You probably know that I sometimes go all goofy and become that tinfoil-hat guy that believes we are being visited by little gray men from outer space. I am also convinced that Oswald did not kill Kennedy, the 9/11 attack was done for profit, and William Shakespeare was a pseudonym, not the theater-owning actor from Stratford on Avon who only left his second-best bed in his will to his wife.
For this inherently Quixotic tendency to go scholastically against the accepted grain, the only reward is that you don’t get bothered very much by anal-retentive and mostly narcissistic talk-a-lots who apparently know everything already and are not happy about listening to anything that might suggest the accepted wisdom in their brain is not the gospel they can only be happy about if they personally deliver it to your hopelessly-incorrect brain.
The things I believe are true and research constantly for new information are not believed in as a matter of religious belief. It is more like a jigsaw puzzle which can be correctly put together in hundreds or thousands of different ways. But only one configuration… or possibly two or three… make a coherent picture. The alien visitors thing is on my mind again because of the recent 60-Minutes interview with Luis Elizondo and various American military pilots who had documented encounters. Something about this whole thing is true. And many things are false, some of which are provably falsified by our own government.
Listen to him for yourself. He is real. He really worked for the Pentagon. Senator Marco Rubio believes he is real and Rubio is taking action in Senate Committee in response to the information from Elizondo’s former office. Of course, you still need to prove to me that Marco Rubio is real. If there really are lizards masquerading as human government leaders, then Senator Rubio is a leading candidate. Prove me wrong.
The real takeaway from this intriguing puzzle… a puzzle that has a way of morphing into a behemoth of absolutely monstrous size… is that I or any similar conspiracy-minded puzzler will probably never know anything for certain in our lifetimes. But the fascination remains. And in spite of skeptics who are attending to their own religious agendas, it is worth learning about, For the reasons given to us by Lizard-Senator Rubio as well as the reason of engaging our own personal sense of wonder.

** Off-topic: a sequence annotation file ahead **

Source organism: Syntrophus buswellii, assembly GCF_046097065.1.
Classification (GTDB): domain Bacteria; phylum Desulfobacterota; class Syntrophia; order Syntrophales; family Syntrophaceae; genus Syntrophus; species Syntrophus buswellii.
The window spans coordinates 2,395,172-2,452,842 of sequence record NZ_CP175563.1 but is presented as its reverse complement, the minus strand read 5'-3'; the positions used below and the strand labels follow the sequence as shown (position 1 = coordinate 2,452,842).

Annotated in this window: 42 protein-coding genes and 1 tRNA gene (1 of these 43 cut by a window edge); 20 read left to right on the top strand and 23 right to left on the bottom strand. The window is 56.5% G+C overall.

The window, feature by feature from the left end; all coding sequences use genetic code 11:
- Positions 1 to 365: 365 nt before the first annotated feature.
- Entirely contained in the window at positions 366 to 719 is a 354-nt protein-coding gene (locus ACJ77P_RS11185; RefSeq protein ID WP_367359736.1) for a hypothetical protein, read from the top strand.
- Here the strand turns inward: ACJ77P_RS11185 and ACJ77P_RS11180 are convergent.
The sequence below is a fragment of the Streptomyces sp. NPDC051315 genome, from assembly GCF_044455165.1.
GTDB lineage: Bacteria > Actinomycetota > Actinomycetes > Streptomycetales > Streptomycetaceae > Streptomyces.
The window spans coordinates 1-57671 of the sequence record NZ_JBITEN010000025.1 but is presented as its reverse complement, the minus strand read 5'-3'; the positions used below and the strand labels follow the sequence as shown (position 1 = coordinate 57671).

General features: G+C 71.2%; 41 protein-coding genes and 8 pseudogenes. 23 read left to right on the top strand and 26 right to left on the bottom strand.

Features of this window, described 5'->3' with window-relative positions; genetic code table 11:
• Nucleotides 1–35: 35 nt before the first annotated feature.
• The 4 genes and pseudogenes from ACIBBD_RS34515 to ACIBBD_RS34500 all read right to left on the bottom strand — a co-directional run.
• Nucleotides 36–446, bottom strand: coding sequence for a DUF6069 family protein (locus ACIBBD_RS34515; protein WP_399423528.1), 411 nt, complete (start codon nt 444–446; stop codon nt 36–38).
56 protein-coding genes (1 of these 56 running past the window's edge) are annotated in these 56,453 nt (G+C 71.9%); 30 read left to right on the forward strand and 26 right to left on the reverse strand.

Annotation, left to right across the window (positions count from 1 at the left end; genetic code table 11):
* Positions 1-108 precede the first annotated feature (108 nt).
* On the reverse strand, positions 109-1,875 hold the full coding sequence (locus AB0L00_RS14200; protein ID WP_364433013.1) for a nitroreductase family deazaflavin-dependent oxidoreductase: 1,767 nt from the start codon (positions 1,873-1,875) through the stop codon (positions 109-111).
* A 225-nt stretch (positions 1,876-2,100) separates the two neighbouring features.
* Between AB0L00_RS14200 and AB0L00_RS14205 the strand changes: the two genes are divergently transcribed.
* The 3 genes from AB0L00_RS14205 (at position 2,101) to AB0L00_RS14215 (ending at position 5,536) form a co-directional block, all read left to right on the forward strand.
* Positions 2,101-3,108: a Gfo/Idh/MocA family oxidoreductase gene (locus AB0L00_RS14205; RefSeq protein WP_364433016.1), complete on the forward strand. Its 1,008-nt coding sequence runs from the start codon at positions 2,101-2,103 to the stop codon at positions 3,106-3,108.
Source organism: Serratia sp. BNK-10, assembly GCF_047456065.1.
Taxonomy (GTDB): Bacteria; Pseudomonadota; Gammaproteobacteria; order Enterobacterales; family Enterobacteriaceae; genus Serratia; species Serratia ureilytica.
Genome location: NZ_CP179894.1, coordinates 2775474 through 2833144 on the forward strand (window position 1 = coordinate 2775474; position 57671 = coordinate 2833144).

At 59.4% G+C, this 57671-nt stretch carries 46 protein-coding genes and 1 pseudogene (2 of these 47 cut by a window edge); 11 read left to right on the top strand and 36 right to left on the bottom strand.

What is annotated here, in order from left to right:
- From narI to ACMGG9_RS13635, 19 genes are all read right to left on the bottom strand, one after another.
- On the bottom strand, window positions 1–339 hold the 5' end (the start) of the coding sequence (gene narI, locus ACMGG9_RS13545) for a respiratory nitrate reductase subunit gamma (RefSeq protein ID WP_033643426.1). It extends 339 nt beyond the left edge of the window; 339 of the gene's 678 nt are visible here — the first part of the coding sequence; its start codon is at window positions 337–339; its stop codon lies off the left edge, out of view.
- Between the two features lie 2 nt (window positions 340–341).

Here is a fascinating bit of stuff I have recently learned about the couple who first reported the alien-abduction phenomenon, Betty and Barney Hill.
You may have heard of it before. Betty and Barney Hill, both educated adults (She was a social worker and a supervisor for the New Hampshire Welfare Department. He was on the Governor of New Hampshire’s Civil Rights Commission) were driving home one night when they spotted a UFO. (Winklebean the Unusual, pictured somewhere above and to the right, is my random choice to explain who was in the UFO.) Later, because of nightmares and Barney’s ulcer, they sought help from a psychiatrist who used hypnotic regression therapy to help them remember what “really happened.” They independently recounted the kidnapping and ensuing medical exams while under hypnosis, and most of the details matched. Betty Hill apparently asked Winklebean where he came from. He showed her a 3-D star map which she later drew in pencil on paper.
The most fascinating part of this story, I think, is the part where Marjorie Fish, an Ohio schoolteacher, amateur astronomer and member of Mensa, became involved. She wondered if the objects shown on the map that Betty Hill allegedly observed inside the UFO might represent some actual pattern of celestial objects. To get more information about the map she decided to visit Betty Hill in the summer of 1969. ( Barney Hill died in early 1969.) After visiting with Betty, Miss Fish took the information and built a 3-D model of the stars in space using beads suspended on strings and then began investigating astronomical maps being made at the time of nearby star systems. And she found a match.
The article I found about this map is particularly fascinating as it recounts how the map was eventually verified to the extent possible and Winklebean’s home-world was revealed to be the Zeta Reticuli binary star system. It is a story full of astronomers, professors, physicists and others who drew conclusions about all of this, some of which sullied reputations and even caused some firings. Astronomers fired for doing astronomy? Wild!
Here’s a link to the article with all the details; https://astronomy.com/bonus/zeta
Of course, I am not a totally un-skeptical believer in the story of how Betty and Barney Hill (pictured above) met Winklebean. I am an exploiter of the story, sure. But I am interested primarily as a science fiction writer who wants any and all manner of input useable for stories. And this one, as it is with all stories of alien visitors, as well as the other conspiracies I am mad to know more about, has a lot of good junk in it that may not be true… but, Dang! What if it is?